Referring now to FIG. 6, the second photoresist layer 40 is removed by conventional techniques, such as plasma ashing in oxygen, and a patterned third photoresist layer 42 is formed by conventional photolithographic techniques to mask the P-well areas 14, leaving exposed now the polysilicon pads over the source/drain areas in the N-well areas 12. The substrate is again placed in an ion implanter and implanted with a P-type dopant species, such as boron ions or more specifically implanting with BF2 ions formed in the ion source of the implanter by dissociating boron trifluoride (BF3). The preferred ion implant dose is between about 5 E 14 to 5 E 15 atoms/cm2 and the preferred ion implantation energy is between about 50 to 100 KeV. As was the situation for the arsenic ion implantation, the implant energy for the BF2 + is selected to insure that the projected range plus 3 times the projected standard deviation is well within the polysilicon pad layer 30. This is also done to avoid the crystal damage that would arise if the implant was directly into the single crystal silicon substrate. For example, the projected range of the BF2 + ions, for an implant energy of about 50 KeV in the polysilicon layer, is about 500 Angstroms and the 3 times projected standard deviation is about 800 Angstroms.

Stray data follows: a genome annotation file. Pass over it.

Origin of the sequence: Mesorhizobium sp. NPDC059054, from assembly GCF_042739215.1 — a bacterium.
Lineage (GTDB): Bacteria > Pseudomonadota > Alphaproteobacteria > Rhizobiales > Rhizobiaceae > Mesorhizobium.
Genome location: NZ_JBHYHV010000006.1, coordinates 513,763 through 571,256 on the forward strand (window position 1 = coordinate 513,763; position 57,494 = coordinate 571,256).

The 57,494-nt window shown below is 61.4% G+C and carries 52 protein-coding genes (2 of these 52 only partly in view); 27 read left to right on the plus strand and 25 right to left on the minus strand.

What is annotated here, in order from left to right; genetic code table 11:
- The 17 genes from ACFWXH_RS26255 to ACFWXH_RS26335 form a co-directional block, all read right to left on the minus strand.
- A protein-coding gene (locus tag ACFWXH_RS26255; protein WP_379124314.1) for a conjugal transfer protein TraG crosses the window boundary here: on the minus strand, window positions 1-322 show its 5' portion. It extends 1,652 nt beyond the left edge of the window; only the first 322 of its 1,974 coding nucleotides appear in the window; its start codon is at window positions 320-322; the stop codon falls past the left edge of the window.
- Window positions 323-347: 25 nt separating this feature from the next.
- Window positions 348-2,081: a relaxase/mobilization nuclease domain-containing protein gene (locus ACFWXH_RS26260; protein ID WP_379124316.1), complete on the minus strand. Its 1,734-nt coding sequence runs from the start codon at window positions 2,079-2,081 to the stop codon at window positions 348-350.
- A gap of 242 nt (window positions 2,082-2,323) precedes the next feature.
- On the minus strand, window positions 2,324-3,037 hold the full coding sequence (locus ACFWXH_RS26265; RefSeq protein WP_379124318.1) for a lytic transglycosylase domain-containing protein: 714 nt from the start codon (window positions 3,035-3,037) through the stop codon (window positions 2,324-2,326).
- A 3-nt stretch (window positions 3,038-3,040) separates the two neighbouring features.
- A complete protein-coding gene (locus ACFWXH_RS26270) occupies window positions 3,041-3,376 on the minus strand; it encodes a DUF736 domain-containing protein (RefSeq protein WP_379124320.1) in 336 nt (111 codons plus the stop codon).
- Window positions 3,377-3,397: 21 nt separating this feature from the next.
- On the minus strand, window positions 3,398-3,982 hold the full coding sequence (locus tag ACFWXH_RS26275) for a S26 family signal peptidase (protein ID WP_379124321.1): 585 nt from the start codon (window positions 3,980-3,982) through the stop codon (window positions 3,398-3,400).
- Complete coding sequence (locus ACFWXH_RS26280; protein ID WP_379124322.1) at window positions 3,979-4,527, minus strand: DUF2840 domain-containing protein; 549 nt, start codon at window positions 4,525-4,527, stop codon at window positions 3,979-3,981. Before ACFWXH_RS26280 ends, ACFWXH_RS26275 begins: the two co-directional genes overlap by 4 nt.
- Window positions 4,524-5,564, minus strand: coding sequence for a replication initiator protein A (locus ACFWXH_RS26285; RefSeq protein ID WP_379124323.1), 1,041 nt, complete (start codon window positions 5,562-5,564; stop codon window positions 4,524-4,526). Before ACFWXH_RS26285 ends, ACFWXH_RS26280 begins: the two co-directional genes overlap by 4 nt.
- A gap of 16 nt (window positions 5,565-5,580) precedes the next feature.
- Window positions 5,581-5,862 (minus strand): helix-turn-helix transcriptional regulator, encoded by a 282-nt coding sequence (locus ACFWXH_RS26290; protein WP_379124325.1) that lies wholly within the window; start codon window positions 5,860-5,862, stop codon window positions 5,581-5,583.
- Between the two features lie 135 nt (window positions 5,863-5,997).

Referring now to FIG. 7, the third photoresist layer 42 is removed in a similar fashion as the second photoresist layer 40 and the substrate is then annealed at an elevated temperature to diffuse the N and P-type dopants from the polysilicon pads 30 into the source/drain areas 17 in the P-well and N-well areas of the single crystal silicon substrate 10, and thereby forming, respectively, the source/drain diffused contacts 19 for the N-channel and P-channel FETs, as shown in FIG. 7. The preferred drive-in annealing is performed in a furnace having an ambient inert gas, such as argon (Ar) or nitrogen (N2) at an anneal temperature of between about 800° to 900° C. The drive-in anneal time is selected to achieve a shallow diffused contact junction depth in the substrate of between about 0.1 to 0.3 micrometers for the arsenic doped areas and a junction depth of 0.1 to 0.3 micrometers for the boron doped areas.